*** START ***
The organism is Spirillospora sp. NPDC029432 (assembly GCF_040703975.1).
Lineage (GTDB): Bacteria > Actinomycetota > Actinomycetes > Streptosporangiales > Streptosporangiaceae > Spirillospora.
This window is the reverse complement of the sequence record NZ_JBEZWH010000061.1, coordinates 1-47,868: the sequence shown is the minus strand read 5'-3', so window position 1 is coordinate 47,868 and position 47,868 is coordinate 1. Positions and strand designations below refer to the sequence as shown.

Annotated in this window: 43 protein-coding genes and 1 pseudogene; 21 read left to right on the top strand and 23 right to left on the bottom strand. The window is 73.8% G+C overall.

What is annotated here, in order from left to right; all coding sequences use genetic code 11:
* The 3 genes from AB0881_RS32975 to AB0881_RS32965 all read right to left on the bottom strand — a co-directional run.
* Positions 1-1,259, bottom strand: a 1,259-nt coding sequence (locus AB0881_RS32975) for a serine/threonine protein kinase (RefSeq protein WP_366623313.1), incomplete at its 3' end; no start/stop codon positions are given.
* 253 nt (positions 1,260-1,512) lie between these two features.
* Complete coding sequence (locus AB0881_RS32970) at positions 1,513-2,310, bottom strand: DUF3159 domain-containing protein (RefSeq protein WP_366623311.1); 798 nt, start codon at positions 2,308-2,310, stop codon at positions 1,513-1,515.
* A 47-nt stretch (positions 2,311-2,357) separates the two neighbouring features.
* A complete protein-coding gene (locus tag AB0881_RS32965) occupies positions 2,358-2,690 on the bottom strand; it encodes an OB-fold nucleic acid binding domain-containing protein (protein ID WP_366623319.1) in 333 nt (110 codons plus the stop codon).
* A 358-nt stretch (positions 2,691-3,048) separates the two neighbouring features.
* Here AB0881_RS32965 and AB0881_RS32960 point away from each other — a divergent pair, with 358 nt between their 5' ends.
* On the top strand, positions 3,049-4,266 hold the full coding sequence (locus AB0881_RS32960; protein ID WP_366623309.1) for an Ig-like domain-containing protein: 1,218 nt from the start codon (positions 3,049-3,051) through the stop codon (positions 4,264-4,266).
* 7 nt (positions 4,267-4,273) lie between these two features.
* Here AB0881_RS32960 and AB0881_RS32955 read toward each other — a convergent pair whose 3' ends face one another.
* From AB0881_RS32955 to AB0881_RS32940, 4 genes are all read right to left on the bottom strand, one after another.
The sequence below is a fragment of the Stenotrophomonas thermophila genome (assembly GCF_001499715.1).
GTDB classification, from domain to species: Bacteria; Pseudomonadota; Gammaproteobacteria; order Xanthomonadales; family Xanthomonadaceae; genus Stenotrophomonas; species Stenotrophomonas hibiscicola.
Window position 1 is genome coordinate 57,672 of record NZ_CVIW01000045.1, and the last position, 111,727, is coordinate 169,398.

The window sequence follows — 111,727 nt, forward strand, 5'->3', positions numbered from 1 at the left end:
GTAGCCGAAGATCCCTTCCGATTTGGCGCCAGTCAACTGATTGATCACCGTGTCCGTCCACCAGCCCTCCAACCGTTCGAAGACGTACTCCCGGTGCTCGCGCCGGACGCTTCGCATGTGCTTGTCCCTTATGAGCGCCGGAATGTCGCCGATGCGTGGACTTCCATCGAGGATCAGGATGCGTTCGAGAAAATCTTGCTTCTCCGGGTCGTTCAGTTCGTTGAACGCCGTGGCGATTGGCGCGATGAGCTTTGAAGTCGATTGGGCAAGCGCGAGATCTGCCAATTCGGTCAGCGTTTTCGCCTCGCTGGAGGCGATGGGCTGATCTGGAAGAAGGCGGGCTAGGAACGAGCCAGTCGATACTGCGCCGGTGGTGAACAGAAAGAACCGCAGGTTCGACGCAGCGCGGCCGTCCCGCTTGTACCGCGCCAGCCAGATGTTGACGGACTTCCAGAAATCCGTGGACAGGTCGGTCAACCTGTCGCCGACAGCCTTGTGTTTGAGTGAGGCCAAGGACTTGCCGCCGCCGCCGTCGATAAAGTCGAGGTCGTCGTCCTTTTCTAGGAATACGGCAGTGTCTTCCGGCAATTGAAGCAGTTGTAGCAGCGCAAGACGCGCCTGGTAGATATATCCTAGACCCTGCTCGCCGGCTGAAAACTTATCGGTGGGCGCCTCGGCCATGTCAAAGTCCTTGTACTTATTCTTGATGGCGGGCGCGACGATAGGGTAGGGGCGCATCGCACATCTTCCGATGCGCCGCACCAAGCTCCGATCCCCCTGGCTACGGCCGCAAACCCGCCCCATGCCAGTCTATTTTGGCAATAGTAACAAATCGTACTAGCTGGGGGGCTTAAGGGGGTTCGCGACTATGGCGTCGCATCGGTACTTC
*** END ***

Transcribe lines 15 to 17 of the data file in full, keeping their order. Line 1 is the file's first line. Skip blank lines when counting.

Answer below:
* 7 nt (positions 4,267-4,273) lie between these two features.
* Here AB0881_RS32960 and AB0881_RS32955 read toward each other — a convergent pair whose 3' ends face one another.
* From AB0881_RS32955 to AB0881_RS32940, 4 genes are all read right to left on the bottom strand, one after another.